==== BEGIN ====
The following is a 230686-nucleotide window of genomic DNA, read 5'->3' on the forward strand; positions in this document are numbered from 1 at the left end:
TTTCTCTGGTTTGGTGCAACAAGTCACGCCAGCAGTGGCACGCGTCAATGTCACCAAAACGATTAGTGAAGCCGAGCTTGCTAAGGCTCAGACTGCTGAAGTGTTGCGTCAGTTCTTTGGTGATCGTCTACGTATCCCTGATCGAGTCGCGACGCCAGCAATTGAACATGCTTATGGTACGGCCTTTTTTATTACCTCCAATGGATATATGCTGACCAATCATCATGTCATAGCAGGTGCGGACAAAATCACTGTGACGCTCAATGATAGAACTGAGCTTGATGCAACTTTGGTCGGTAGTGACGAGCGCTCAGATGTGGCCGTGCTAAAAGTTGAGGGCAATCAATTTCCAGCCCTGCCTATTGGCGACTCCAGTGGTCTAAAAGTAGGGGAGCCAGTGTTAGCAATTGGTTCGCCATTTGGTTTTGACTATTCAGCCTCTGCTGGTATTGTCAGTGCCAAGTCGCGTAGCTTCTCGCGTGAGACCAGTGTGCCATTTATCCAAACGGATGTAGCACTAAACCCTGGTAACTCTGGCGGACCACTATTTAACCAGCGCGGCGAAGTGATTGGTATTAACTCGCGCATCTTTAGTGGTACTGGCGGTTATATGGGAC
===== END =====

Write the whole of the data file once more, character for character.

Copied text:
The following is a 230686-nucleotide window of genomic DNA, read 5'->3' on the forward strand; positions in this document are numbered from 1 at the left end:
TTTCTCTGGTTTGGTGCAACAAGTCACGCCAGCAGTGGCACGCGTCAATGTCACCAAAACGATTAGTGAAGCCGAGCTTGCTAAGGCTCAGACTGCTGAAGTGTTGCGTCAGTTCTTTGGTGATCGTCTACGTATCCCTGATCGAGTCGCGACGCCAGCAATTGAACATGCTTATGGTACGGCCTTTTTTATTACCTCCAATGGATATATGCTGACCAATCATCATGTCATAGCAGGTGCGGACAAAATCACTGTGACGCTCAATGATAGAACTGAGCTTGATGCAACTTTGGTCGGTAGTGACGAGCGCTCAGATGTGGCCGTGCTAAAAGTTGAGGGCAATCAATTTCCAGCCCTGCCTATTGGCGACTCCAGTGGTCTAAAAGTAGGGGAGCCAGTGTTAGCAATTGGTTCGCCATTTGGTTTTGACTATTCAGCCTCTGCTGGTATTGTCAGTGCCAAGTCGCGTAGCTTCTCGCGTGAGACCAGTGTGCCATTTATCCAAACGGATGTAGCACTAAACCCTGGTAACTCTGGCGGACCACTATTTAACCAGCGCGGCGAAGTGATTGGTATTAACTCGCGCATCTTTAGTGGTACTGGCGGTTATATGGGAC